Hock v. City of Morgantown

Annotate this Case

253 S.E.2d 386 (1979)

Kenneth J. HOCK et al. v. The CITY OF MORGANTOWN, etc., et al.

No. 14245.

Supreme Court of Appeals of West Virginia.

April 3, 1979.

Baker & Armistead, Charles S. Armistead, Morgantown, Bailey, Byrum & Vieweg, George G. Bailey, John Preston Bailey, Wheeling, for appellants.

Wilson & Frame, Clark B. Frame, S. J. Angotti, Morgantown, for appellees.

NEELY, Justice:

This appeal arises from a declaratory judgment action instituted in the Circuit Court of Monongalia County to test the validity of an amendment to the Morgantown zoning ordinance. Appellants, Morgantown landowners, contend that the amendment, which permits businesses and multiple unit dwellings to be built in an area previously zoned for single family residences only, is ineffective because it did not receive the approval of four-fifths of the City Council as required by the general *387 zoning ordinance. The lower court found the four-fifths approval requirement invalid and we affirm.

On 22 April 1975 an amendment to the Morgantown zoning ordinance was proposed to rezone a large part of a 6.6 acre tract belonging to one of the appellees, James Prete, from R-1, single family residences, to R-2, single and two family residences, and to rezone another part of the tract from R-1 to B-1, business use. The proposed amendment was properly referred to the Morgantown Planning Commission which found it "unacceptable in its present form" and protests to the proposed amendment were filed by more than twenty percent of the adjoining landowners fronting to the rear and fronting opposite the area to be rezoned; nevertheless, on 29 July 1975 the amendment was approved by a majority of the Morgantown City Council. Following the vote, the Mayor announced that the amendment had not been adopted since it had failed to received the approval of four-fifths of the council as required by the general zoning ordinance; however, on 5 August 1975 the Council ordered the appellee City Clerk to sign the ordinance, which she did. Shortly thereafter appellee James Prete was issued a building permit pursuant to the amendment and the appellants filed an action for an injunction to have the permit rescinded and a declaratory judgment that the amendment was not effective. The lower court denied relief and this appeal followed.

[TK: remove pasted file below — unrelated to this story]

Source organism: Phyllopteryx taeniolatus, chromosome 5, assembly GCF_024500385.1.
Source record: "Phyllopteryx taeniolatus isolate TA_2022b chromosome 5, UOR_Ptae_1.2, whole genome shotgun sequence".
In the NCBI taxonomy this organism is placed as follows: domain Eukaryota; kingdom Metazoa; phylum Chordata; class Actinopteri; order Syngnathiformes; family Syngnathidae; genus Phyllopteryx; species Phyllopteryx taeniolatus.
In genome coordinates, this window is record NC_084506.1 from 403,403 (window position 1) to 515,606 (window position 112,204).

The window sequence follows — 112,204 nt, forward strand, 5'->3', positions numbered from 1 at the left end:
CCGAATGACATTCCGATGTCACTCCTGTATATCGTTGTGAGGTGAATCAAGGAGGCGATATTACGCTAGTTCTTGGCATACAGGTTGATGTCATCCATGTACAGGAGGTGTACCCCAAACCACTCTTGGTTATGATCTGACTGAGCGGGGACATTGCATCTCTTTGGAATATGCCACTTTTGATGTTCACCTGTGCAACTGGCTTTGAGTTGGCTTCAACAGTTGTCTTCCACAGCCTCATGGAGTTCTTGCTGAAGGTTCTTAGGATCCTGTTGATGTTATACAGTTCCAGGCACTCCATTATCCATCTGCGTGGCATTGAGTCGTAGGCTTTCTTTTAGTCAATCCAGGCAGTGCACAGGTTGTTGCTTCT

The only issue in the case before us is whether section 24 of the Zoning Ordinance of the City of Morgantown which provides:

In case [a] proposed amendment . . be disapproved by the [Morgantown Planning] Commission, or a protest be duly signed and acknowledged by the owners of twenty per cent (20%) or more of the frontage proposed to be altered, or by the owners of twenty per cent (20%) of the frontage immediately in the rear thereof, or by the owners of twenty per cent (20%) of the frontage directly opposite the frontage proposed to be altered, such amendment . . . shall not be passed except by an affirmative vote of at least four-fifths (4/5) of the members of the Common Council,

is valid since it is undisputed that: (1) the Morgantown Planning Commission disapproved the amendment; (2) qualifying protests were filed; and, (3) the amendment failed to receive approval by four-fifths of the City Council. Appellees, the City of Morgantown, its clerk, its manager and landowner James Prete, contend that the four-fifths requirement is invalid since it is in conflict with the Morgantown City Charter. Both at the time the general zoning ordinance for Morgantown was adopted on 3 November 1959 and at the time the amendment in question was approved by a majority of the City Council on 29 July 1975, Morgantown was operating under a legislative charter which provided in Article II Section 5(a) that: